"Tourism is the No. 1 or No. 2 job-creating industry," said Mike Browne, executive director of the Vallejo Convention and Visitors Bureau. "It is a tremendous asset for the economy for all the cities. 80on80 is a testament to what we all offer and how to capture all the attractions."
Also, 80on80 will help to change the perception of the county from a bedroom community to a destination, he said.
"Vallejo is considered by many the gateway to the county because of our location," Browne said. "Our foremost mission is to attract the visitor from outside to stay in our hotels, while promoting the county as well to the folks that live here."
While neither Suisun City or Benicia are geographically part on the 80on80 marketing campaign, both cities are working toward attracting visitors to take advantage of their attractions and hotels.
Suisun City already approved the construction of its first hotel along the waterfront.
"Having a hotel on the water front will be huge for us," said Suzanne Bragdon, city manager for Suisun City. "It will take us from zero hotel tax revenue to $300,000. The hotel will allow us to build on the tourist trade, just like what we recently experienced with the white owl." The sighting of a rare white owl drew hundreds of birders to the Suisun Marsh.
The hotel is expected to be completed by spring or summer 2008. It will have 102 rooms.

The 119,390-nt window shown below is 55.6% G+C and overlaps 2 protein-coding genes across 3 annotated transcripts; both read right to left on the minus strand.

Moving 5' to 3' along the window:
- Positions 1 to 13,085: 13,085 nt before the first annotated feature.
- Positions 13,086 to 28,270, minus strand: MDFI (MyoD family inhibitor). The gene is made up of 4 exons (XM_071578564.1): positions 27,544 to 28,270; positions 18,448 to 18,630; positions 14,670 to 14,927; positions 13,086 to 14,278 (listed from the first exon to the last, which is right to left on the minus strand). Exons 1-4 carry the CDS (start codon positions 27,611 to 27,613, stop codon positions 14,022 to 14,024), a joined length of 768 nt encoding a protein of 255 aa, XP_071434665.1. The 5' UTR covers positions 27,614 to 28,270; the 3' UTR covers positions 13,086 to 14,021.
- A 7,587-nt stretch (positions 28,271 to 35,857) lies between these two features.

Bragdon sees a wealth of tourism opportunities in Suisun City, from its train depot, the existing businesses and restaurants and even farm tours.
"When you talk about tourism, the county has to promote it together," Bragdon said. "While we need to continue to promote all that we have, I would be interested in seeing us promoted as the gateway to Napa. People go to Napa for the environment and fun, and they can stay here on our waterfront because it's cheaper."
The city of Benicia will add a Holiday Inn Express to its existing hotels as part of its economic investment for tourism and job creation.
"The city feels that we have been underserved when it comes to hotels," said Amalia Lorentz, economic development manager for Benicia. "We feel that the Holiday Inn is a good investment in our development of the east side of Benicia. We are a great day trip destination, but we don't have many opportunities for people to spend the night."
The construction of the 48-room Holiday Inn Express on Fifth Street will begin in March, and give the city a wider range of overnight options - it now offers bed and breakfast and a Best Western.
"This hotel won't be in downtown or in a highly commercial area," Lorentz said. "But if people stay in the city longer, it will benefit the entire community."
Reach Ines Bebea at 427-6934 or firstname.lastname@example.org.
Economic impact of travel in the U.S. 2003
(Including both U.S. residents and International Travel)
Travel expenditures* $554.5 billion
Travel-generated payroll $158.4 billion
Travel-generated employment 7.2 million jobs
Travel-generated tax revenue $94.7 billion
Trade surplus $2.6 Billion
Source: Travel Industry Association of America, Bureau of Economic Analysis/U.S. Department of Commerce
*Includes spending by domestic and international travelers in the U.S. on travel related expenses (transportation, lodging, meals, entertainment, recreation, an incidental items)
Travel Expenditures in the U.S. 1999-2003 ($Billions)
Year Domestic* International Total International Passenger Fares Grand Total
2003 490.0 64.5 554.5 15.7 570.2
2002 473.6 66.7 540.3 17.0 557.3
2001 479.0 71.9 550.9 17.9 568.8
2000 498.4 82.4 580.8 20.7 601.5
1999 467.2 74.8 542.0 19.8 561.8
Source: Travel Industry Association of America, Office of Travel & Tourism Industries/U.S. Department of Commerce
*Domestic travel expenditure estimates have been adjusted due to data revisions